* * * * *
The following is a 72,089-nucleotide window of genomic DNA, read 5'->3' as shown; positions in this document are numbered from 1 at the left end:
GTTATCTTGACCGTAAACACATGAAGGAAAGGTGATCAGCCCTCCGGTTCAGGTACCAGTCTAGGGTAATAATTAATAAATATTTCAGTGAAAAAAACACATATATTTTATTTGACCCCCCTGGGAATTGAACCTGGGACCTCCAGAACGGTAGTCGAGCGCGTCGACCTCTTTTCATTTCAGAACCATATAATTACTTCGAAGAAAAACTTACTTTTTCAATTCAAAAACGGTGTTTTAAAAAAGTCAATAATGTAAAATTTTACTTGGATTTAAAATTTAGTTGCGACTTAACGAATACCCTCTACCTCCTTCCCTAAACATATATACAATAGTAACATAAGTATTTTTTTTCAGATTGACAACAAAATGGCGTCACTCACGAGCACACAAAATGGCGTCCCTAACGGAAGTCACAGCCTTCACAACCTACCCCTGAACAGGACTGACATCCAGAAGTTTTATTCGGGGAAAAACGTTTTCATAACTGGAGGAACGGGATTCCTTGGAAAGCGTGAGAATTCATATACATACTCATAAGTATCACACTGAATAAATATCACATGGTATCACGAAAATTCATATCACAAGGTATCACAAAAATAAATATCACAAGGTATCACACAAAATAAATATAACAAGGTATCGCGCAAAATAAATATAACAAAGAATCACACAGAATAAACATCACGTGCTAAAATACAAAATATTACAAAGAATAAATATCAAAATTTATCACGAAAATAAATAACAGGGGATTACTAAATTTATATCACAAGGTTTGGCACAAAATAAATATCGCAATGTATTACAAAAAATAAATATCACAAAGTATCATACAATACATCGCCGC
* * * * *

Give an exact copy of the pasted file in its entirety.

The following is a 72,089-nucleotide window of genomic DNA, read 5'->3' as shown; positions in this document are numbered from 1 at the left end:
GTTATCTTGACCGTAAACACATGAAGGAAAGGTGATCAGCCCTCCGGTTCAGGTACCAGTCTAGGGTAATAATTAATAAATATTTCAGTGAAAAAAACACATATATTTTATTTGACCCCCCTGGGAATTGAACCTGGGACCTCCAGAACGGTAGTCGAGCGCGTCGACCTCTTTTCATTTCAGAACCATATAATTACTTCGAAGAAAAACTTACTTTTTCAATTCAAAAACGGTGTTTTAAAAAAGTCAATAATGTAAAATTTTACTTGGATTTAAAATTTAGTTGCGACTTAACGAATACCCTCTACCTCCTTCCCTAAACATATATACAATAGTAACATAAGTATTTTTTTTCAGATTGACAACAAAATGGCGTCACTCACGAGCACACAAAATGGCGTCCCTAACGGAAGTCACAGCCTTCACAACCTACCCCTGAACAGGACTGACATCCAGAAGTTTTATTCGGGGAAAAACGTTTTCATAACTGGAGGAACGGGATTCCTTGGAAAGCGTGAGAATTCATATACATACTCATAAGTATCACACTGAATAAATATCACATGGTATCACGAAAATTCATATCACAAGGTATCACAAAAATAAATATCACAAGGTATCACACAAAATAAATATAACAAGGTATCGCGCAAAATAAATATAACAAAGAATCACACAGAATAAACATCACGTGCTAAAATACAAAATATTACAAAGAATAAATATCAAAATTTATCACGAAAATAAATAACAGGGGATTACTAAATTTATATCACAAGGTTTGGCACAAAATAAATATCGCAATGTATTACAAAAAATAAATATCACAAAGTATCATACAATACATCGCCGC